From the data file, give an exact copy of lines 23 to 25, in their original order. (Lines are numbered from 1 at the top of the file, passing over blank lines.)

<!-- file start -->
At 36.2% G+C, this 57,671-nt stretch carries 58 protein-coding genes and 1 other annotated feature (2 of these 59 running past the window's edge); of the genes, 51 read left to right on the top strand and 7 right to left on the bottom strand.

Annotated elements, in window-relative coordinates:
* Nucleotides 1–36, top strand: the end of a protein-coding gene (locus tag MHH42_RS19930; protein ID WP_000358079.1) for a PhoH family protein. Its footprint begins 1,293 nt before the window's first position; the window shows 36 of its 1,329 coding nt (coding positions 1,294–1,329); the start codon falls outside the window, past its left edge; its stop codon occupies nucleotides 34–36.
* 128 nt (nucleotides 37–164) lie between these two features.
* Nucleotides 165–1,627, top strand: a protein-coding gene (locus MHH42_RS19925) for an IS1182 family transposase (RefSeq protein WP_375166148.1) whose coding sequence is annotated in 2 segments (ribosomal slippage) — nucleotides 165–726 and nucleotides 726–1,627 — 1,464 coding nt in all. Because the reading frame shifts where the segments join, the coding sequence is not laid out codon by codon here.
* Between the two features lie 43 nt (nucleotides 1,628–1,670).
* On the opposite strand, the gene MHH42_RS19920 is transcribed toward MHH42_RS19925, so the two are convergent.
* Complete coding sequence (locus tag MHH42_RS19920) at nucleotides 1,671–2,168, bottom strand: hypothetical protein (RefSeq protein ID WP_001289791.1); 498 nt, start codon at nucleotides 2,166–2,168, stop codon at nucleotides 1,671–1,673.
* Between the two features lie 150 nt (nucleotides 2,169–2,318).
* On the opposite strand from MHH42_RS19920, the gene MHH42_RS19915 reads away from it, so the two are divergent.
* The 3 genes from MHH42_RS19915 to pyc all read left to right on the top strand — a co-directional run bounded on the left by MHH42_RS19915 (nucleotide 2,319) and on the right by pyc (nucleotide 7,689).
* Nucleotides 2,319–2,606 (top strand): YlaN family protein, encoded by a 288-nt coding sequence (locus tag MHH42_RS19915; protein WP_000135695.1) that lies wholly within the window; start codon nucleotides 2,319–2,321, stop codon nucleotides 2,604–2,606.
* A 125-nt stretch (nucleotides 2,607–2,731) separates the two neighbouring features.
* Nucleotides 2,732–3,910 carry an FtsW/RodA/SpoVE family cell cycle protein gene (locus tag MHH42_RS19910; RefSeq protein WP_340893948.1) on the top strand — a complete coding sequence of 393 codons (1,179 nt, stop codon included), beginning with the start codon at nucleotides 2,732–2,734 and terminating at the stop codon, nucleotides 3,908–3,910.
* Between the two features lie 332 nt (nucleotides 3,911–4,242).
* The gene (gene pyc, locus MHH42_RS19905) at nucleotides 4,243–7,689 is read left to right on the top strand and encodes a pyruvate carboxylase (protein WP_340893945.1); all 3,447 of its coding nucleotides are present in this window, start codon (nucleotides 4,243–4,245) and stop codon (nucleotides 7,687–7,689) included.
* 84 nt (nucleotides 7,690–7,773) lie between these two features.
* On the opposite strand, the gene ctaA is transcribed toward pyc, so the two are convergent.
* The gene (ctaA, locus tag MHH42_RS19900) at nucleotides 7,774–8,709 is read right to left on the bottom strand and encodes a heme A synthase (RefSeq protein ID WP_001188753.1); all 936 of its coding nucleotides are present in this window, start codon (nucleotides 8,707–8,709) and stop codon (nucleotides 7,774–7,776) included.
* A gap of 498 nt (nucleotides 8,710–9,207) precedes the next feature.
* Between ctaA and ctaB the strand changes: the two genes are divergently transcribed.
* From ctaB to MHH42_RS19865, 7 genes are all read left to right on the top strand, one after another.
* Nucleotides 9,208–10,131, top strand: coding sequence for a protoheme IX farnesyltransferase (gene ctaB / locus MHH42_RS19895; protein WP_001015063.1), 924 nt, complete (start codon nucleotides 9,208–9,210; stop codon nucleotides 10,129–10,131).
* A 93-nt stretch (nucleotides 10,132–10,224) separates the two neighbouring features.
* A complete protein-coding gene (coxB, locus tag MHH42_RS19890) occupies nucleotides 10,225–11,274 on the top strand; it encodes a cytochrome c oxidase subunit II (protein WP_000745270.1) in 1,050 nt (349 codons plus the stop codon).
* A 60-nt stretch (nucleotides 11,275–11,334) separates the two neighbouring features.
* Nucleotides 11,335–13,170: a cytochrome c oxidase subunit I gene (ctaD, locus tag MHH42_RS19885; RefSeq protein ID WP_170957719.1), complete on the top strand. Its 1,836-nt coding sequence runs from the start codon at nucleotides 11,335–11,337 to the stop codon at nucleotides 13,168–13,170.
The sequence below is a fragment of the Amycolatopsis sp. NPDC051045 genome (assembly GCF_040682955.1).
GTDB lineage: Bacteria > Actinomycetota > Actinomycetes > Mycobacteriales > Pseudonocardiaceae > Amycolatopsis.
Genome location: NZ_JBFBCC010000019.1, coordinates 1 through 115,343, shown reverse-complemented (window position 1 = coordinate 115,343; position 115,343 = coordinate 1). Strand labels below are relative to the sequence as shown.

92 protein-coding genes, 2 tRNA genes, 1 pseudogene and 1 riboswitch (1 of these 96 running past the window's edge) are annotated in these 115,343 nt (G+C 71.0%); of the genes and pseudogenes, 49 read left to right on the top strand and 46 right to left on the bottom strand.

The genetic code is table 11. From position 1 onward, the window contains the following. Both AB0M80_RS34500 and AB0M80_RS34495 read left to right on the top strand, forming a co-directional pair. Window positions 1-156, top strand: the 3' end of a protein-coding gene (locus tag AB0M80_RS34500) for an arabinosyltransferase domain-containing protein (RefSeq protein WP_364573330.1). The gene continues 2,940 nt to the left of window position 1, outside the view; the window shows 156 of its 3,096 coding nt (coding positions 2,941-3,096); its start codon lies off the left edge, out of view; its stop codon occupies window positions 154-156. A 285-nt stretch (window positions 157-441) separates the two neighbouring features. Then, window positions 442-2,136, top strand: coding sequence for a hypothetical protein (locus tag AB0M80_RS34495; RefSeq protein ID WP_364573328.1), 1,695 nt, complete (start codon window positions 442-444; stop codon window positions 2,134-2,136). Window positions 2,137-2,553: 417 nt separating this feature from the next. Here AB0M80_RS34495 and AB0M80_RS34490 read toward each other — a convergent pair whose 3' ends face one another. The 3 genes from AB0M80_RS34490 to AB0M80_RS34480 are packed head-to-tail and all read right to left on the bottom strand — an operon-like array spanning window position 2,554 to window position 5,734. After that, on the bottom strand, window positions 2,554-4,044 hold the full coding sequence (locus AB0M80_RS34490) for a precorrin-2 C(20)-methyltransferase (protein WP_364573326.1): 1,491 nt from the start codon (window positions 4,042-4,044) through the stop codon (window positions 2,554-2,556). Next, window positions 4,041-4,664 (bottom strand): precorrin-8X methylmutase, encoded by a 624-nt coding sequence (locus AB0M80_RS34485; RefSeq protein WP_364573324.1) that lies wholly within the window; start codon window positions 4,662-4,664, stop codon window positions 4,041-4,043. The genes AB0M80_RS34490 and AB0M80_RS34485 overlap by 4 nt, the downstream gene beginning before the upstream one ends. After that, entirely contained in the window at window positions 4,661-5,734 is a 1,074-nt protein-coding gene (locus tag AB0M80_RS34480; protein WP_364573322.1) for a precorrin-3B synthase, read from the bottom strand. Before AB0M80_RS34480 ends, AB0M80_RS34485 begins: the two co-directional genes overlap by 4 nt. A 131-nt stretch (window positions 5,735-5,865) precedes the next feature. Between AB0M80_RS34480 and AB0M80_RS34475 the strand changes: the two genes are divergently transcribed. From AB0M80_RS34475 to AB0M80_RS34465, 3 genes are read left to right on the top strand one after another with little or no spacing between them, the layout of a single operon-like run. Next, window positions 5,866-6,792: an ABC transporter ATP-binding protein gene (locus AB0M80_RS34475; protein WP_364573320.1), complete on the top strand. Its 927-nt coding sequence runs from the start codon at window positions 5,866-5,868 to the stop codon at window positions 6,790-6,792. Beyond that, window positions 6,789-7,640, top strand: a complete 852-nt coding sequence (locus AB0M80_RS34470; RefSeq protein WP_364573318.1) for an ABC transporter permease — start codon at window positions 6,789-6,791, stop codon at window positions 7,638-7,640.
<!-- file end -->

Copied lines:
* Nucleotides 9,208–10,131, top strand: coding sequence for a protoheme IX farnesyltransferase (gene ctaB / locus MHH42_RS19895; protein WP_001015063.1), 924 nt, complete (start codon nucleotides 9,208–9,210; stop codon nucleotides 10,129–10,131).
* A 93-nt stretch (nucleotides 10,132–10,224) separates the two neighbouring features.
* A complete protein-coding gene (coxB, locus tag MHH42_RS19890) occupies nucleotides 10,225–11,274 on the top strand; it encodes a cytochrome c oxidase subunit II (protein WP_000745270.1) in 1,050 nt (349 codons plus the stop codon).